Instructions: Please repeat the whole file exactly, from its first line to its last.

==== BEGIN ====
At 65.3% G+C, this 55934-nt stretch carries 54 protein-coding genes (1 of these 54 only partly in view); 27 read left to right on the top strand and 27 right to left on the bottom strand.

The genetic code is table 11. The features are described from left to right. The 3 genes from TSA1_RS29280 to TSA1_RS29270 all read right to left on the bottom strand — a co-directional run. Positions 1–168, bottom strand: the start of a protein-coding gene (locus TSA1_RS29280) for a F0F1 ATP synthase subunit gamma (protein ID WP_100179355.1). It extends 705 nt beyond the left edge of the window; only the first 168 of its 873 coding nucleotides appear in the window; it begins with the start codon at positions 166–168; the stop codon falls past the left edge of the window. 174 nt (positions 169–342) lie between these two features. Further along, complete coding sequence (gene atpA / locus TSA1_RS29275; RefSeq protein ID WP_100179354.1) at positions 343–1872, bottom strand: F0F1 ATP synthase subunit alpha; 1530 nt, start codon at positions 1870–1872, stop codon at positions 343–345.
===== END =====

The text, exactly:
At 65.3% G+C, this 55934-nt stretch carries 54 protein-coding genes (1 of these 54 only partly in view); 27 read left to right on the top strand and 27 right to left on the bottom strand.

The genetic code is table 11. The features are described from left to right. The 3 genes from TSA1_RS29280 to TSA1_RS29270 all read right to left on the bottom strand — a co-directional run. Positions 1–168, bottom strand: the start of a protein-coding gene (locus TSA1_RS29280) for a F0F1 ATP synthase subunit gamma (protein ID WP_100179355.1). It extends 705 nt beyond the left edge of the window; only the first 168 of its 873 coding nucleotides appear in the window; it begins with the start codon at positions 166–168; the stop codon falls past the left edge of the window. 174 nt (positions 169–342) lie between these two features. Further along, complete coding sequence (gene atpA / locus TSA1_RS29275; RefSeq protein ID WP_100179354.1) at positions 343–1872, bottom strand: F0F1 ATP synthase subunit alpha; 1530 nt, start codon at positions 1870–1872, stop codon at positions 343–345.